K- Knowing I am a better musician, student and citizen for having participated in the band program. My musical experiences are indelibly imprinted on my life. I have earned my membership in an elite family because once a musician, always a musician.

 

Gianna Santucci

Grade 12 • Age 18

Benjamin Gerrard, Music Director

Merritt Island High School

 

Learning music is a life experience. It’s a commitment, a measure of your dedication, your hard work, as well as a source of cultural enrichment and intellectual stimulation. Participating in music classes in school has ingrained in me leadership qualities that I wouldn’t have gained otherwise in other classes. Band is a family, percussion even more so, and we rely on each other to learn and contribute to the music in an experience that is so much more than a pastime. I’ve spent years now encouraging others to grow musically, organizing last minute rehearsals, and directing others in ways that have enhanced my leadership abilities. Keeping up with the music and the musicians around me has sharpened my ability to process information, and taught me how to multitask, because there’s a difference between playing the notes on a paper, and playing them musically. The commitment learning music in school requires is beyond the scope of any other class offered in school. Rehearsals extend into late nights, several times a week, in order to create something beautiful that everyone involved is passionate about. People choose to learn how to play music. They don’t choose to sit in a math class. In music classes you find a passion unlike any other, as everyone is filled with the same desire to create.Learning how to play music is also learning how to enjoy life through that passion, and the knowledge that you have a skill to pursue that many others do not.

 

Chelsea Kendyl Schol

Grade 12 • Age 17

Joel Quina, Music Director

J W Mitchell High School

 

 

Learning music is so much more than a class at school. It is more than notes on a page, a simple melody, or a mathematical set of chords. My seven years of playing oboe and flute on the football field, in wind ensemble, and in pit orchestra have taught me lessons that I know I will keep with me throughout my entire life. Music has taught me confidence and pride, both in marching on the football field and performing on a stage. Since being involved in music, I have come to terms with a personal life motto- if Iâ€TMm not proud of my product, why am I doing it? Countless performances and auditions have instilled confidence in me that I never believed I could have, and that confidence is made more special by knowing that it came from hours upon hours of effort and passion. Passion. True passion is a concept that not everyone in this world gets to say that they have experienced. Passion is, by definition, a strong and barely controllable emotion, or an intense desire or enthusiasm. That is what music is to me. Making music is a euphoric feeling, even if it isn’t in front of a crowd. I am lucky enough to have found confidence, pride and true passion in my art. Learning music is so much more than a class at school. It is an experience that is one of a kind, and that I will treasure for the rest of my life.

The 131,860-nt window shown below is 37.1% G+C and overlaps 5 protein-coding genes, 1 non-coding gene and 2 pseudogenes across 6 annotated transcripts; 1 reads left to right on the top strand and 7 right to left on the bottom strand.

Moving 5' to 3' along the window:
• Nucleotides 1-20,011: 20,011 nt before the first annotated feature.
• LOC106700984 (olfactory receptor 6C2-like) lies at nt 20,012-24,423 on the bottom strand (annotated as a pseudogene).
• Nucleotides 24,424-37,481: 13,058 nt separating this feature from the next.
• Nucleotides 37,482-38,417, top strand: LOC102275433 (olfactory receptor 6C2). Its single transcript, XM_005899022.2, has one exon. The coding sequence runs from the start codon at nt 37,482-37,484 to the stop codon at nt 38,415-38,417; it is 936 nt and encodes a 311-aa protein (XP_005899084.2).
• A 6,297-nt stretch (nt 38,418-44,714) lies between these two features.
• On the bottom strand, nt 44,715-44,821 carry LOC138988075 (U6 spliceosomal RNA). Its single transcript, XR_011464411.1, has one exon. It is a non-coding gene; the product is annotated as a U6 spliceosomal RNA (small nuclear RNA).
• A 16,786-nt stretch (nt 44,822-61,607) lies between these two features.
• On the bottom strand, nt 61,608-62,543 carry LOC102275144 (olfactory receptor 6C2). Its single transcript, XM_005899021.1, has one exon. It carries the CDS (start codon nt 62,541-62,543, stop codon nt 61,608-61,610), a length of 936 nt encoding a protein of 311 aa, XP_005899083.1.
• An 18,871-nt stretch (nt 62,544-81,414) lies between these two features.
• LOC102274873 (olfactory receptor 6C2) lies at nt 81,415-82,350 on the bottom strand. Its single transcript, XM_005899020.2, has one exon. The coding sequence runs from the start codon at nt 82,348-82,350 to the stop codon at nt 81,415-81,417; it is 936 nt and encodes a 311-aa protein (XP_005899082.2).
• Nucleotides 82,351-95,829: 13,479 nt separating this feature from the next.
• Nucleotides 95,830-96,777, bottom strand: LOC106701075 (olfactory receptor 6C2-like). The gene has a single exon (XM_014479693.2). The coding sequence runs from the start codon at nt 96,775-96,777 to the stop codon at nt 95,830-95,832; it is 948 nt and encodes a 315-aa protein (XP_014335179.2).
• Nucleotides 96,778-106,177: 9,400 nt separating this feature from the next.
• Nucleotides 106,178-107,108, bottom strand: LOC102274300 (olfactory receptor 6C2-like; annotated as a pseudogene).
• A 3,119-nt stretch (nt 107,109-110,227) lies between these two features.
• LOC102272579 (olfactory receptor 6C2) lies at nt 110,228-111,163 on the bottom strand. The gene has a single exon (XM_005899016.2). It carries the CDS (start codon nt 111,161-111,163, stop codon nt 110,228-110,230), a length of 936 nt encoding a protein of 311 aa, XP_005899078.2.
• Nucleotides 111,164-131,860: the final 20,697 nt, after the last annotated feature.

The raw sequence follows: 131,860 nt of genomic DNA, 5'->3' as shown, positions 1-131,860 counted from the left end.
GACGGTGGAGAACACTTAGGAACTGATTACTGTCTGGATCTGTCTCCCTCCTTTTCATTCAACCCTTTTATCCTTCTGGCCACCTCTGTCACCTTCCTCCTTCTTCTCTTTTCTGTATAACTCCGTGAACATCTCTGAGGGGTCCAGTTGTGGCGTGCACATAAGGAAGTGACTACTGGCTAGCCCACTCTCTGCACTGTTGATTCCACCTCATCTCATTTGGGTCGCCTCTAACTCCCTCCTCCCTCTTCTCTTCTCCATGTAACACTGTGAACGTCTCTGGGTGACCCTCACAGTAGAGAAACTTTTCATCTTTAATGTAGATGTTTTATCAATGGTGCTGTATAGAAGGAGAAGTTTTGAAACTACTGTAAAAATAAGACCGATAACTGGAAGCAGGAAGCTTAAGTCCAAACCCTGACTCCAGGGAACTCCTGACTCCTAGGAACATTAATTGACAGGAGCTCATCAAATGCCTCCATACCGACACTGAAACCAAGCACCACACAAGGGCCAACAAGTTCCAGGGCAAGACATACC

Haley Beth Williams

Grade 12 • Age 16

Brad Brand, Music Director

Park Place Christian Academy

 

 

M-Mind; U-Universal; S-Success; I-Inspiration; C-Confidence

Music is food for the soul. Unfortunately, many schools lose funds for music programs as school districts shrink budgets. The praise band that I play guitar and drums for is more than just a leadership class meeting each day. We lead chapel once a week and are not funded by our school.

· M – Mind and intellectual development are shaped through music as musicians rely upon memory recall to play songs. Through music spatial-temporal reasoning can develop. This is why math teachers say, those who learn music do better in math because they develop problem solving skills.

· U – Universal describes music as a thread that intertwines the global society. Through music, we can communicate across cultural and language boundaries, bridging gaps and connecting with others.

· S – Success comes from learning to play an instrument. Music improves school and community making successful citizens. There is a sense of achievement, improved self-esteem and self- confidence.

· I – Inspiration, imagination and joy are experienced when playing music. The desire to always improve and work as a team while playing in a band can extend over into all school subjects.

· C – Confidence is a key factor that grows as someone gets up in front of people and performs. Some people are just naturally confident while others have to get there. Music allows for creative expression and improves cognitive and non-cognitive skills to a greater extent than other activities including sports. Hand-eye coordination is also enhanced, something I have noticed with learning to play the guitar and drums.